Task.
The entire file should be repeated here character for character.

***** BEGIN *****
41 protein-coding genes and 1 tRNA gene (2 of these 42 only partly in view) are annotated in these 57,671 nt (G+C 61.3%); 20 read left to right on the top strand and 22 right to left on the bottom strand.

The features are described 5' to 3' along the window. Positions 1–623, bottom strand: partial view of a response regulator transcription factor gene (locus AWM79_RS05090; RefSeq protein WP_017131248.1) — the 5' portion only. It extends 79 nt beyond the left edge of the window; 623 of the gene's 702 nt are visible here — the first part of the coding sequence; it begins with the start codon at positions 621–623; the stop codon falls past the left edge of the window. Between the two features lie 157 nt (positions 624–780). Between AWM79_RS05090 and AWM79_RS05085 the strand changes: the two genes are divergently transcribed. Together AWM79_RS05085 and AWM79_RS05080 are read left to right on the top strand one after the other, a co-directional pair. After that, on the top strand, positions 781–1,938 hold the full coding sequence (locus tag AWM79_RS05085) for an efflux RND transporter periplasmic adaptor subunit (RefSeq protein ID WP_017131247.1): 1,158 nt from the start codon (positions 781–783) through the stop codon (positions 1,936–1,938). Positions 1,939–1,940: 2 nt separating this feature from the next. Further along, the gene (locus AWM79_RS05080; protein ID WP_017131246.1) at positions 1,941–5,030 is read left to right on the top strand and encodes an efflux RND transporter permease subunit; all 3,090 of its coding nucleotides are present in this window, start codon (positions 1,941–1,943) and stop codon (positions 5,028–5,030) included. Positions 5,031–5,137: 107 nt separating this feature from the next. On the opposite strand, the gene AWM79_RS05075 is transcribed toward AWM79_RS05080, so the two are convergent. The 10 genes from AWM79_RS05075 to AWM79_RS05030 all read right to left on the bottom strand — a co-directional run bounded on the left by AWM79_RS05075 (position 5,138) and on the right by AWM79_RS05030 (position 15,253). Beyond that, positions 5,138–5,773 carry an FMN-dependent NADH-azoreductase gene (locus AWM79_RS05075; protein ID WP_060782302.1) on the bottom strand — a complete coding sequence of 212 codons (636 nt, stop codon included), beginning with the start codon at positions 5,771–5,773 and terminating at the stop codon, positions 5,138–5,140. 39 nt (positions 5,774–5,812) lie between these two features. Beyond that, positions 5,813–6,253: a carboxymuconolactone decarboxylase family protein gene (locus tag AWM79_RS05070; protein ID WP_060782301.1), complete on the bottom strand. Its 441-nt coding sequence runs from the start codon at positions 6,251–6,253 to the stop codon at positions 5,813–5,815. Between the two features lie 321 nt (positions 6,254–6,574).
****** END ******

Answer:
41 protein-coding genes and 1 tRNA gene (2 of these 42 only partly in view) are annotated in these 57,671 nt (G+C 61.3%); 20 read left to right on the top strand and 22 right to left on the bottom strand.

The features are described 5' to 3' along the window. Positions 1–623, bottom strand: partial view of a response regulator transcription factor gene (locus AWM79_RS05090; RefSeq protein WP_017131248.1) — the 5' portion only. It extends 79 nt beyond the left edge of the window; 623 of the gene's 702 nt are visible here — the first part of the coding sequence; it begins with the start codon at positions 621–623; the stop codon falls past the left edge of the window. Between the two features lie 157 nt (positions 624–780). Between AWM79_RS05090 and AWM79_RS05085 the strand changes: the two genes are divergently transcribed. Together AWM79_RS05085 and AWM79_RS05080 are read left to right on the top strand one after the other, a co-directional pair. After that, on the top strand, positions 781–1,938 hold the full coding sequence (locus tag AWM79_RS05085) for an efflux RND transporter periplasmic adaptor subunit (RefSeq protein ID WP_017131247.1): 1,158 nt from the start codon (positions 781–783) through the stop codon (positions 1,936–1,938). Positions 1,939–1,940: 2 nt separating this feature from the next. Further along, the gene (locus AWM79_RS05080; protein ID WP_017131246.1) at positions 1,941–5,030 is read left to right on the top strand and encodes an efflux RND transporter permease subunit; all 3,090 of its coding nucleotides are present in this window, start codon (positions 1,941–1,943) and stop codon (positions 5,028–5,030) included. Positions 5,031–5,137: 107 nt separating this feature from the next. On the opposite strand, the gene AWM79_RS05075 is transcribed toward AWM79_RS05080, so the two are convergent. The 10 genes from AWM79_RS05075 to AWM79_RS05030 all read right to left on the bottom strand — a co-directional run bounded on the left by AWM79_RS05075 (position 5,138) and on the right by AWM79_RS05030 (position 15,253). Beyond that, positions 5,138–5,773 carry an FMN-dependent NADH-azoreductase gene (locus AWM79_RS05075; protein ID WP_060782302.1) on the bottom strand — a complete coding sequence of 212 codons (636 nt, stop codon included), beginning with the start codon at positions 5,771–5,773 and terminating at the stop codon, positions 5,138–5,140. 39 nt (positions 5,774–5,812) lie between these two features. Beyond that, positions 5,813–6,253: a carboxymuconolactone decarboxylase family protein gene (locus tag AWM79_RS05070; protein ID WP_060782301.1), complete on the bottom strand. Its 441-nt coding sequence runs from the start codon at positions 6,251–6,253 to the stop codon at positions 5,813–5,815. Between the two features lie 321 nt (positions 6,254–6,574).